Sound has also taken on new trappings in the corporate event world. Line arrays are the new gold standard, based on their modular design and new iterations, which employ smaller enclosures to create mini line arrays. Suppliers such as JBL, K-Array and TOA have developed arrays that fit mid-sized and small ballrooms.
“The line array is another example of a technology that clients encounter in theatrical environments and concerts that they want to have at their meetings,” says Dumond.
The line array has a lot going for it. It’s designed to be flown from ceiling rigging, keeping stages clean. It has better dispersion and coverage characteristics, meaning you need less equipment to cover a given space because more of the energy the line array produces hits the audience and not the side walls. Finally, line arrays are designed to be integrated with subwoofers, adding a low-frequency component that audiences have come to expect in theaters, cinemas, sports venues and even churches.
“The days of the talking head onstage are dwindling,” says Phalen. “It’s increasingly rare that a speaker doesn’t have some multimedia elements in his presentation, such as music or effects. Corporate video needs some kind of dynamics, and the line array and subs are a way to achieve that. They have the concert-level sound the audience has come to expect.”
Of course, this avalanche of audio on stage has brought to light some other issues that need to be addressed. One of the most important ones, according to AV pros, is microphone noise. With all those higher-end sound systems, even a modest tap on a podium or lectern can result in a pretty substantial (and annoying) thump through the subwoofers. Phalen says he recommends moving away from typical installed podium microphones, whose screw-type bases mechanically couple with the podiums they’re attached to, to shock-mounted microphones.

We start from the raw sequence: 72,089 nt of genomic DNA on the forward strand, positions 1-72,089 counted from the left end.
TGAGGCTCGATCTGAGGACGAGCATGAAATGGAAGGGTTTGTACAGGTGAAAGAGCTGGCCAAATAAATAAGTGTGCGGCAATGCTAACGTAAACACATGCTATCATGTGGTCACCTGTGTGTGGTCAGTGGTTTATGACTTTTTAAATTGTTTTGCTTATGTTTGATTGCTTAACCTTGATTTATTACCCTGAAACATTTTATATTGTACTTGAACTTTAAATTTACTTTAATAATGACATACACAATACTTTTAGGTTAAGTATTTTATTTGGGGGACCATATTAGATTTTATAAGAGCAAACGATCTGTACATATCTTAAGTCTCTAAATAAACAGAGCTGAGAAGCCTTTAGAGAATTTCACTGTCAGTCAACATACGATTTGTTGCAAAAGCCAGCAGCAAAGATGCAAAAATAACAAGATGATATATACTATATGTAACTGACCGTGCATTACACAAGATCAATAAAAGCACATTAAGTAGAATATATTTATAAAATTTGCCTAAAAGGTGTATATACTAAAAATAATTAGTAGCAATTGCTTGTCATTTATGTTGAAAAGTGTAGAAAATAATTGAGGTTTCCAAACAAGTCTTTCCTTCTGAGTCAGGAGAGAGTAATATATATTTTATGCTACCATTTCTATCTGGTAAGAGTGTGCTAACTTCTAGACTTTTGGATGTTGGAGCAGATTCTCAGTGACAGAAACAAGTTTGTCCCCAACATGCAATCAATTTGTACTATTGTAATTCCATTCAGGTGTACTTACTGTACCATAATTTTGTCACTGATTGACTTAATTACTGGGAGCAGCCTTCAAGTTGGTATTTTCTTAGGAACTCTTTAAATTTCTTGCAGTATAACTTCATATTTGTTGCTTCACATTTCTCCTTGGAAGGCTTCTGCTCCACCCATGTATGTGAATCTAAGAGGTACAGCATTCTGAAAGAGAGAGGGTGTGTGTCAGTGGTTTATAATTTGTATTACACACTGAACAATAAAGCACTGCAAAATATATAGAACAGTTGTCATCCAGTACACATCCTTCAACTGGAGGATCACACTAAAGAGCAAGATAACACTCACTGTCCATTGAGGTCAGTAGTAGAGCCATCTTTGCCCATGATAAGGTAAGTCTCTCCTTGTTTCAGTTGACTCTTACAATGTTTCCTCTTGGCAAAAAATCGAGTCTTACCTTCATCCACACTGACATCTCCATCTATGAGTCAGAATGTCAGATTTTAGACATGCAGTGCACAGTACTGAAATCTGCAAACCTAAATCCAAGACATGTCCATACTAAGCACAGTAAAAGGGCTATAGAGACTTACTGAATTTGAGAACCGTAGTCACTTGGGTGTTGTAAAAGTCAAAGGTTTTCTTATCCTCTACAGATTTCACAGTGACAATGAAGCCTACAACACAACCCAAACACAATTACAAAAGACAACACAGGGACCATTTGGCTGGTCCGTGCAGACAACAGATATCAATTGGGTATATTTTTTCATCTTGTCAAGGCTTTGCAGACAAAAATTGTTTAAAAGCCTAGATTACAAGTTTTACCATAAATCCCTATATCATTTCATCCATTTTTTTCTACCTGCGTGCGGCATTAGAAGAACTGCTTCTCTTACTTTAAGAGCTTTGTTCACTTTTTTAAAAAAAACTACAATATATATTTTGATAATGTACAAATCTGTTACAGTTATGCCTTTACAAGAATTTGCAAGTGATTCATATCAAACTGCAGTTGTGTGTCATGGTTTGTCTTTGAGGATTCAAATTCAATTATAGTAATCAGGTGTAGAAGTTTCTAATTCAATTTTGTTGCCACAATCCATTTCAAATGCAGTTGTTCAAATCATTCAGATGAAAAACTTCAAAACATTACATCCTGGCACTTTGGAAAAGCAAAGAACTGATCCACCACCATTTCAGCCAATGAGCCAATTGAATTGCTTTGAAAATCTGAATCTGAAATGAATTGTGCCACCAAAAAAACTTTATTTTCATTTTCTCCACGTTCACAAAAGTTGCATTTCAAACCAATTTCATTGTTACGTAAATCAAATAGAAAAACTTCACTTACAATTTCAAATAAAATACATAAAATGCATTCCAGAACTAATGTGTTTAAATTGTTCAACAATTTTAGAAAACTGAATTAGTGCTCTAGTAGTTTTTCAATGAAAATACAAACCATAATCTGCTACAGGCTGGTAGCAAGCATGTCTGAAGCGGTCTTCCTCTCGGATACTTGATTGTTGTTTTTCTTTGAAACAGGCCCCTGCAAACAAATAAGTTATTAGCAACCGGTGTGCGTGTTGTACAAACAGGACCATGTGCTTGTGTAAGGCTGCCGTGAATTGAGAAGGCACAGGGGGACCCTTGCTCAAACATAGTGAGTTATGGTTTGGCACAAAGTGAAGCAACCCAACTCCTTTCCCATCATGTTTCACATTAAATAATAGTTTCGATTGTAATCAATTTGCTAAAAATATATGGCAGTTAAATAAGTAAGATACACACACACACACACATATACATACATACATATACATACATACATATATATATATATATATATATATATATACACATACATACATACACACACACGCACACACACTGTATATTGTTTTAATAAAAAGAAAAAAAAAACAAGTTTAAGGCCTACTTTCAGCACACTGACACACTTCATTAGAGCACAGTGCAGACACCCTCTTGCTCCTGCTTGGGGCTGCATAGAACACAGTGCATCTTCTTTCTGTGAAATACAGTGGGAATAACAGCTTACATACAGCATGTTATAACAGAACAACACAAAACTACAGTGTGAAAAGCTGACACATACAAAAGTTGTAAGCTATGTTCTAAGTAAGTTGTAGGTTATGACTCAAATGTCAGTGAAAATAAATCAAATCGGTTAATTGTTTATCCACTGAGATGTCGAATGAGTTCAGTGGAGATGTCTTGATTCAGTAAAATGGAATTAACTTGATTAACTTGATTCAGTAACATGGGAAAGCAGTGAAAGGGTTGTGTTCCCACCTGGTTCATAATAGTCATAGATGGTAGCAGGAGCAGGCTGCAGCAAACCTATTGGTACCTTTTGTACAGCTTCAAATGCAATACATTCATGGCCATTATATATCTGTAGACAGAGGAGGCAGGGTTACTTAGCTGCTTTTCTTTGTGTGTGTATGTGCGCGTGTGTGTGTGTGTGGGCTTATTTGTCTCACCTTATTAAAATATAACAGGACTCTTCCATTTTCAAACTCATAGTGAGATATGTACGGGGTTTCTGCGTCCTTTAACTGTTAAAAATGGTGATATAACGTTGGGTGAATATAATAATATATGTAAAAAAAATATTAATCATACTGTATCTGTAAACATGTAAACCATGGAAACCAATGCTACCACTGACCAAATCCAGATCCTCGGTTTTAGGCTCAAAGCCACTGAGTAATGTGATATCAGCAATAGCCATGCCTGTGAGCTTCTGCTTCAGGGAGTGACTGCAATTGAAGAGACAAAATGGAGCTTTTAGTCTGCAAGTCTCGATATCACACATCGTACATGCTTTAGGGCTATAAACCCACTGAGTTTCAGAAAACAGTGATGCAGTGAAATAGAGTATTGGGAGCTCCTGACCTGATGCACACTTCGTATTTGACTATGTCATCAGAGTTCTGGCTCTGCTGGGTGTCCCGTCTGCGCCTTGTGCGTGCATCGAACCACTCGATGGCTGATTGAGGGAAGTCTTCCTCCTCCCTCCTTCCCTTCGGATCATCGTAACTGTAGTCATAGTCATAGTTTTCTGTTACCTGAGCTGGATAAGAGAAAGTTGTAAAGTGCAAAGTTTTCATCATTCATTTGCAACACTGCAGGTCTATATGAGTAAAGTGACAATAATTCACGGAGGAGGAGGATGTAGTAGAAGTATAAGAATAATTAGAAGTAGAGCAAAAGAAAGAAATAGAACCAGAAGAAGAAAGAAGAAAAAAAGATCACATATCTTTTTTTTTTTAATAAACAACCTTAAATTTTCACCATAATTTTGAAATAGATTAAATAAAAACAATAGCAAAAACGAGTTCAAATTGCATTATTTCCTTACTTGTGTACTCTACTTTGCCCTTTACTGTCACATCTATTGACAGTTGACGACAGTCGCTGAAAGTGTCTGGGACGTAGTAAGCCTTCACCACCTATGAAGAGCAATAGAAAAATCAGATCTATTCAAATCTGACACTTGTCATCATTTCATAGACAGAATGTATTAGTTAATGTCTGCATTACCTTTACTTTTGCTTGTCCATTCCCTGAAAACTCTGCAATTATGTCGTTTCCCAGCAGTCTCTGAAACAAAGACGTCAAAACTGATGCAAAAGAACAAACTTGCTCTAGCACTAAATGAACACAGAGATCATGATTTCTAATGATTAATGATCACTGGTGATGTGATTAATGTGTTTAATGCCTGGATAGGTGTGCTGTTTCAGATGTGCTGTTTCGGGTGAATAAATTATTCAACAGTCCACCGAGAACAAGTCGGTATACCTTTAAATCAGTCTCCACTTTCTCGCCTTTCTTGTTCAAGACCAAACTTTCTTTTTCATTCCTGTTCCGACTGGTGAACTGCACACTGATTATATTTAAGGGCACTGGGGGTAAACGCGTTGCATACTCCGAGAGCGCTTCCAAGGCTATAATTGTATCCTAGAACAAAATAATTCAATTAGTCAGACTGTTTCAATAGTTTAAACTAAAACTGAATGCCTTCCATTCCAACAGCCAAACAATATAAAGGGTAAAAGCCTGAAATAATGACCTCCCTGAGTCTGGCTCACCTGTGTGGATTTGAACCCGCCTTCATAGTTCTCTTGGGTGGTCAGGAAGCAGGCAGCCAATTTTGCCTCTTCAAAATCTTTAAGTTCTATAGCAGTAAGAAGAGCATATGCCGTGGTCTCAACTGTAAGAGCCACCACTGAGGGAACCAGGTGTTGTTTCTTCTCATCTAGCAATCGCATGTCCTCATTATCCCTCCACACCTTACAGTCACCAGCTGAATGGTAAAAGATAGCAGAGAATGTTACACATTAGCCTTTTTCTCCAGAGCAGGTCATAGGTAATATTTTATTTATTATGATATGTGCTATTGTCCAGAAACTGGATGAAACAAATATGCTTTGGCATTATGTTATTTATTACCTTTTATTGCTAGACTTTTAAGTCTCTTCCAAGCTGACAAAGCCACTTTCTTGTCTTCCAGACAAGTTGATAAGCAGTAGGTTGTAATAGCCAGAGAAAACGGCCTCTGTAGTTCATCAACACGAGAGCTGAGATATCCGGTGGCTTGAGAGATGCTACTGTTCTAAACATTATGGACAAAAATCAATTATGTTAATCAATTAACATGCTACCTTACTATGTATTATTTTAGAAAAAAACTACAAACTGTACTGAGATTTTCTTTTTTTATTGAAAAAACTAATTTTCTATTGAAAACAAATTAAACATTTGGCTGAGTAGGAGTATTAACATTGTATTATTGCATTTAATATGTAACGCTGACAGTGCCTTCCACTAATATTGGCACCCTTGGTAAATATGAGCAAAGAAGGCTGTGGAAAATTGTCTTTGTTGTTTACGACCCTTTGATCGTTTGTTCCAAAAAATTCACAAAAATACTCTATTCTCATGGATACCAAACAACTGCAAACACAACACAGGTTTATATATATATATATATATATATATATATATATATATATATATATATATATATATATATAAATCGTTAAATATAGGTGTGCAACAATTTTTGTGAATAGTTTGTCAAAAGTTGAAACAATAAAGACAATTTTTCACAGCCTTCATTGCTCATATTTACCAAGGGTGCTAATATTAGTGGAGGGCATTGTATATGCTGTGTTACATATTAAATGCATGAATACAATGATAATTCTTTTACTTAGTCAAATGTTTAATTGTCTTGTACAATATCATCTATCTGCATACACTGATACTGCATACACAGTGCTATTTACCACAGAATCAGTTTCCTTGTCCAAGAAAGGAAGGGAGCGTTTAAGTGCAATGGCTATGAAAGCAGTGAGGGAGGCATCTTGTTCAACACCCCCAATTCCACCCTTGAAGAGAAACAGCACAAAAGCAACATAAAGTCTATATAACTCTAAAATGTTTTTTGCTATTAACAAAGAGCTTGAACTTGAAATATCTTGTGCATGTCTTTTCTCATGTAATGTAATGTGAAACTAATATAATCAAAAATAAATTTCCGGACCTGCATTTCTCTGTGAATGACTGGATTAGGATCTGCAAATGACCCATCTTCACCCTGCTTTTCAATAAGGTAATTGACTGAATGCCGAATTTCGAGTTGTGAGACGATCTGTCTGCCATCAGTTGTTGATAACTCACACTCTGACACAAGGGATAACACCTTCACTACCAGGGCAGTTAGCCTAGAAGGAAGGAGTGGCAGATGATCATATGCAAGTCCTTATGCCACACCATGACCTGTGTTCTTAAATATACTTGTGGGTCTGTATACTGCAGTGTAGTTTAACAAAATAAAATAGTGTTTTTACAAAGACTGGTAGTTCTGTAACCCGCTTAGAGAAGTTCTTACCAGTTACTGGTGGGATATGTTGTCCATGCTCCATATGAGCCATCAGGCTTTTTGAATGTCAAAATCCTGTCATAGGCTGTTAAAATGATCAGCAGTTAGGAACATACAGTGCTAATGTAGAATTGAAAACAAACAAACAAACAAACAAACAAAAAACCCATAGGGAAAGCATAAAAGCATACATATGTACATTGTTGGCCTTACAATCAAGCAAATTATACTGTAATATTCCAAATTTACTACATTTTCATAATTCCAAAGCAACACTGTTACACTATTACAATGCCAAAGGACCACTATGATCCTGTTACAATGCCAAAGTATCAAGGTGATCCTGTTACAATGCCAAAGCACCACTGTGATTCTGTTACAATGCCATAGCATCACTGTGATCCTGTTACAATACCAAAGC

If AV technology is driving the next generation of meeting staging, it’s also impacting how those technologies are presented to clients. Many players in the event business, including AVT and PSAV, have developed smartphone and tablet apps that allow their sales personnel to lay out the look of an event site virtually. PSAV’s SwankDraw uses the iPad’s drag-and-drop capability to allow users to place icons for elements including pillow walls, spandex screens, truss accents, line-array hangs, intelligent lighting and video monitors into a virtual ballroom space. Dumond calls it a “high-tech cocktail napkin,” but its value is clear: As more new technology comes into the ballroom space, other types of new technology can help explain them to clients.
And that’s not all the geeky stuff. Phalen says event technology suppliers are looking to neuroscience to assist clients in getting their message across. For instance, he says, studies have shown that amber-tinted lighting during morning sessions helps attendees focus, while blue lighting in the afternoon seems to reduce snack cravings and minimize postprandial distractions.
Audio also plays into this: Phalen cites studies in charter schools that suggest that low-level instrumental (i.e., without vocals) background music has been shown to boost students’ test scores, an effect that could possibly be applied to helping attendees at conferences retain more of the marketers’ messages. “The thinking is that the background music occupies the subconscious mind, leaving the attendee more receptive to what’s in front of them,” he speculates.
If that’s the case, AV will be playing as much a subliminal as an overt role in event staging. Just make sure you’ve got a neurophysicist on retainer to pick your music.